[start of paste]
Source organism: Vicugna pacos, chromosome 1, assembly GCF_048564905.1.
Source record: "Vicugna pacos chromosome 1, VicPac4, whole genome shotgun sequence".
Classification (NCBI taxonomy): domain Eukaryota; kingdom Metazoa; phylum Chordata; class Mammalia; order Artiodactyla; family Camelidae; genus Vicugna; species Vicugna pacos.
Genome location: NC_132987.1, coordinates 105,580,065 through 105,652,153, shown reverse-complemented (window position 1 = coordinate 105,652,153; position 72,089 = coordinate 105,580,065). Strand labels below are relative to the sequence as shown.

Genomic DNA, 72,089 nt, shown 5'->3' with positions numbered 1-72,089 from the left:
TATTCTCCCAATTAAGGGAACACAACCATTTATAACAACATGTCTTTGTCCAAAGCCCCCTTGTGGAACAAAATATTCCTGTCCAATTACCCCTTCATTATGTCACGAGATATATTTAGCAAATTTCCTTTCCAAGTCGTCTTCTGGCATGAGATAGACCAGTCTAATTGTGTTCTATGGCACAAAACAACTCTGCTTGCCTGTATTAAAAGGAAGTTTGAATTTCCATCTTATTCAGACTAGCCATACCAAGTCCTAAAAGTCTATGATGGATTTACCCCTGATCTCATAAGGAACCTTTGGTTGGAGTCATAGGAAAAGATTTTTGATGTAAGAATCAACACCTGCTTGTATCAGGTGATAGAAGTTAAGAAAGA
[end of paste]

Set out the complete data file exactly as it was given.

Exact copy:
Source organism: Vicugna pacos, chromosome 1, assembly GCF_048564905.1.
Source record: "Vicugna pacos chromosome 1, VicPac4, whole genome shotgun sequence".
Classification (NCBI taxonomy): domain Eukaryota; kingdom Metazoa; phylum Chordata; class Mammalia; order Artiodactyla; family Camelidae; genus Vicugna; species Vicugna pacos.
Genome location: NC_132987.1, coordinates 105,580,065 through 105,652,153, shown reverse-complemented (window position 1 = coordinate 105,652,153; position 72,089 = coordinate 105,580,065). Strand labels below are relative to the sequence as shown.

Genomic DNA, 72,089 nt, shown 5'->3' with positions numbered 1-72,089 from the left:
TATTCTCCCAATTAAGGGAACACAACCATTTATAACAACATGTCTTTGTCCAAAGCCCCCTTGTGGAACAAAATATTCCTGTCCAATTACCCCTTCATTATGTCACGAGATATATTTAGCAAATTTCCTTTCCAAGTCGTCTTCTGGCATGAGATAGACCAGTCTAATTGTGTTCTATGGCACAAAACAACTCTGCTTGCCTGTATTAAAAGGAAGTTTGAATTTCCATCTTATTCAGACTAGCCATACCAAGTCCTAAAAGTCTATGATGGATTTACCCCTGATCTCATAAGGAACCTTTGGTTGGAGTCATAGGAAAAGATTTTTGATGTAAGAATCAACACCTGCTTGTATCAGGTGATAGAAGTTAAGAAAGA